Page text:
Community Comment, by Krista Carnegie
I want to share with you why I got involved helping to organize the Revelstoke Emergency Services Fight Back Against Hunger food drive this Sept. 19 & 20.
My family got into trouble when I was a teen. My mom was the main breadwinner in our family at that time. She was working two jobs to make ends meet, and had a slipped disc in her back. Dad was working part-time and going to university full-time and all of the sudden, the burden of feeding three kids on a tiny income was their reality.
While I don’t remember specific details, I remember how quickly things tightened up. No more eating out. No more special outings. At the time, I was in grade 7. I remember wanting the cool clothing and that new cassette tape, and money to go to the movies. It didn’t occur to me, the cost of these things.
As a mother now, the clothing and music and movies seem like such trivial things. When I think about getting in a financial crunch, my first thought goes to, “How would I feed my children?”
I consider what it would take for me to go in and make that application. To sit and admit that I needed help to feed my family.
I remember receiving that first box of food from the Calgary food bank. I don’t remember how my parents reacted, but I remember going through it and wondering where it came from. Things did get better, and we only needed the food bank for a short period of time. But looking back, I realize how hard it must have been for my parents to reach out and ask for help. Later, as a young adult off at university, I found myself clear across the country and alone on Christmas break. I was absolutely broke, and all of my friends had gone home for the holidays.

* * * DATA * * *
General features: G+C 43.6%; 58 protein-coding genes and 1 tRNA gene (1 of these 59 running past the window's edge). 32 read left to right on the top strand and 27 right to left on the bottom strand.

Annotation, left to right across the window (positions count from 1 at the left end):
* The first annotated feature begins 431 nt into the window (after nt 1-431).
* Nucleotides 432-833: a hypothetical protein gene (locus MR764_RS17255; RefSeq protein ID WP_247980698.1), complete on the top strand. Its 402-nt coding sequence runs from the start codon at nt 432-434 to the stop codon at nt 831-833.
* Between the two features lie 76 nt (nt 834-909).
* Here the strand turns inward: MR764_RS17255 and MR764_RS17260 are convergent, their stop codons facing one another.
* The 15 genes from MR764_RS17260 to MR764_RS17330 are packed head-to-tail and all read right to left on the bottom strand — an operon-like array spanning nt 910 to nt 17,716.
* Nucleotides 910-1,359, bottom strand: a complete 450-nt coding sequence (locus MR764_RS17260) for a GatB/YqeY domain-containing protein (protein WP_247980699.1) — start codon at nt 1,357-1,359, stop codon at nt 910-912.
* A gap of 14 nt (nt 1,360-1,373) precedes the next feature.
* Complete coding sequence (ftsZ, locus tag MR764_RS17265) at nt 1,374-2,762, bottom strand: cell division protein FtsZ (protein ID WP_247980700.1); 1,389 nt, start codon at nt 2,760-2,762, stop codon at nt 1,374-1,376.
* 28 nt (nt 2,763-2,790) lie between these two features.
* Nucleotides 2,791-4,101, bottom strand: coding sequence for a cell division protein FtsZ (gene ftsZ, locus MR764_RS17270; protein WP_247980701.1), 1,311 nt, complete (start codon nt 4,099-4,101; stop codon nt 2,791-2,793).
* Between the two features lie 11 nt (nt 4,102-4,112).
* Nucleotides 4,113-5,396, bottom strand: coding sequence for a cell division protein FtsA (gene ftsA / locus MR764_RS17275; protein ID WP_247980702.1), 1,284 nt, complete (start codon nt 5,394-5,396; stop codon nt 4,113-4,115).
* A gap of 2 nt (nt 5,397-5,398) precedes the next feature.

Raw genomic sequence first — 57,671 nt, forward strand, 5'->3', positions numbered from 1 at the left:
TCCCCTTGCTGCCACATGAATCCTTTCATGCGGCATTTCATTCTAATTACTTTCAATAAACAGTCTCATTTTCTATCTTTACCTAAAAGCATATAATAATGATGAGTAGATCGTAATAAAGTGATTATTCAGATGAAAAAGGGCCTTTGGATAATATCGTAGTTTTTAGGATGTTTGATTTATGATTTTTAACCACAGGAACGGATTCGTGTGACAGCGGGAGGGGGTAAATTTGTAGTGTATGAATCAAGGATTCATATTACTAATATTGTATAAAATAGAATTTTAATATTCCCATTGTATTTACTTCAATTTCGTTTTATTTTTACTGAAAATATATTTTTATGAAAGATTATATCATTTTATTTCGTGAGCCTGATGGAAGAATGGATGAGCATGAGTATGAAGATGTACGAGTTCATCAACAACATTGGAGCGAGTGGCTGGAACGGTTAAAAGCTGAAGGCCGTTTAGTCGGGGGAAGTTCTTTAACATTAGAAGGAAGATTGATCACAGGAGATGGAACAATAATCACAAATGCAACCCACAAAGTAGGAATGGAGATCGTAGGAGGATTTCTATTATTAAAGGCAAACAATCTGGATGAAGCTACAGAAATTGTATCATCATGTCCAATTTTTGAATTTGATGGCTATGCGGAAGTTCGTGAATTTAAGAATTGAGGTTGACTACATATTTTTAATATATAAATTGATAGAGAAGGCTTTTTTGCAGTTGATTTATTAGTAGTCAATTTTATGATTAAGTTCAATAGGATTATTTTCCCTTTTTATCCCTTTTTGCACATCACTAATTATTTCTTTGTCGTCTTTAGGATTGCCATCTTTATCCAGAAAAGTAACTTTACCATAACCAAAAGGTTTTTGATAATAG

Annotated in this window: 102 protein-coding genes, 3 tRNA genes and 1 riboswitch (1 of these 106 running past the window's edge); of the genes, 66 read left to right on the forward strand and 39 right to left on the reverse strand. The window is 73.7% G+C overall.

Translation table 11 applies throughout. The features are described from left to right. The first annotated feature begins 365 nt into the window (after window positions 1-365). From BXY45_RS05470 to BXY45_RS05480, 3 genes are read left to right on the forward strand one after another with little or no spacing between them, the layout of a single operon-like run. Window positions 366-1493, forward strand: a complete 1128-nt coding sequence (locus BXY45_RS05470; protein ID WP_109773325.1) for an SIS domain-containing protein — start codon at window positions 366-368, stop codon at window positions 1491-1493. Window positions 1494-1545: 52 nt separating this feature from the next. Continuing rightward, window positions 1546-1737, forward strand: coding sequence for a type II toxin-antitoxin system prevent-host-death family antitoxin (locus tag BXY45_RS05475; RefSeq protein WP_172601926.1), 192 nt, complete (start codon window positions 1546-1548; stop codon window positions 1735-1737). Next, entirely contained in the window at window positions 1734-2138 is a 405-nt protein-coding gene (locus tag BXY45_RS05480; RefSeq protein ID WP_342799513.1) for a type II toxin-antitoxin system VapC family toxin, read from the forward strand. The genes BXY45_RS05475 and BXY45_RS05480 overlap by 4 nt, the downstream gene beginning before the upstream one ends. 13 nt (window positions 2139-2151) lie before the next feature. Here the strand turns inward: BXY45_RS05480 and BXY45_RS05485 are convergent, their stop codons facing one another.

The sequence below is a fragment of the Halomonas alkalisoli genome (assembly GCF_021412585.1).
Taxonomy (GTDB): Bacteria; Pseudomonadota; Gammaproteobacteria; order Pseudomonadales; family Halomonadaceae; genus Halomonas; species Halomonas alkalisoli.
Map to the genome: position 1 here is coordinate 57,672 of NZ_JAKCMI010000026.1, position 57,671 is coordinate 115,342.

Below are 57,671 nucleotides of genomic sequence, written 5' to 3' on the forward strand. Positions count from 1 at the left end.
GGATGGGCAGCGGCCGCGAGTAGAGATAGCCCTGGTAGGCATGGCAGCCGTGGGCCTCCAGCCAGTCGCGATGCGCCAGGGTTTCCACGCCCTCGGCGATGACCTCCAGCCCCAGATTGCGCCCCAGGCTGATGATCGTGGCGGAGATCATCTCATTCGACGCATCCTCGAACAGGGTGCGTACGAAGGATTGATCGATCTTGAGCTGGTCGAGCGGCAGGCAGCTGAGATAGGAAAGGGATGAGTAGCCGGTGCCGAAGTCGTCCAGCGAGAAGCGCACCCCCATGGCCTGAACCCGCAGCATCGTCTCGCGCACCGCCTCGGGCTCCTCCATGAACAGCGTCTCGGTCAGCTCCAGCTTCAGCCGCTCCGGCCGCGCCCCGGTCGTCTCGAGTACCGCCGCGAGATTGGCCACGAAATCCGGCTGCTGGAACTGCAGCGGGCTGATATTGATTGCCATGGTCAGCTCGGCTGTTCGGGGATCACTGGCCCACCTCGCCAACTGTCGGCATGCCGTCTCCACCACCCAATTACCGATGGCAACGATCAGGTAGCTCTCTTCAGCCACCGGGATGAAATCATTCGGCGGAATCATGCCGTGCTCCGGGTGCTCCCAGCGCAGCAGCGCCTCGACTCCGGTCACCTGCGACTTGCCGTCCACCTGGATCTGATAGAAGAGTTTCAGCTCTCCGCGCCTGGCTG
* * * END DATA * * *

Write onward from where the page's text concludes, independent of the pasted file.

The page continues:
The people I worked with put together a Christmas food hamper for me. It made me feel less scared, less sad, less alone. I felt joy while cooking it because I realized that even if I was alone, I knew that people cared. I imagine that my parents felt this as well.
Today I am a single mom raising two kids by myself. I realize how little it would take to be in that place again. I consider what Mother Teresa said: “If you can’t feed a hundred people, feed just one.”
We nurture through food. When a mom has a baby, we cook. When we celebrate, we cook. When someone passes away, we cook. We have stepped away, in many ways from this cooking and feeding our community due to a lot of restraints — time, culture, societal structure — but this is something that we can all reach out and do without much effort.
This is not only a way to nurture those in our community that are in need and going through tough times. It is a way to nurture ourselves as human beings — connecting in a way that is at the core of our being … through food.
We can’t fix the problem ourselves, but working together, each of us doing a little bit, it adds up to feeding those hundred people even if individually we can only feed the one.
Please help us help those in need — we will be coming to your door between Wednesday, September 19 and Thursday, September 20 between 6–8 p.m. each night. If you will not be home, please leave your donation where our volunteers can see it, protected from the elements. If we do not make it to your home, please take your donation to Cooper’s or Southside Foods.
What are the most-needed donations?
Here’s the list:
Cans of tuna, salmon and other meats
Pasta sauce and tomatoes
Meal in a tin (i.e. stew)
Canned vegetables and fruit
Baby food and cereal
Toiletries such as toothpaste, toilet paper, shampoo and soap
Children’s snack items, including juice boxes, granola bars, fruit cups
Krista Carnegie is a co-organizer of the Emergency Services Fight Back Against Hunger food drive. The drive is one of the Revelstoke Food Bank’s main drive of the year, bringing in enough food to stock their shelves for months.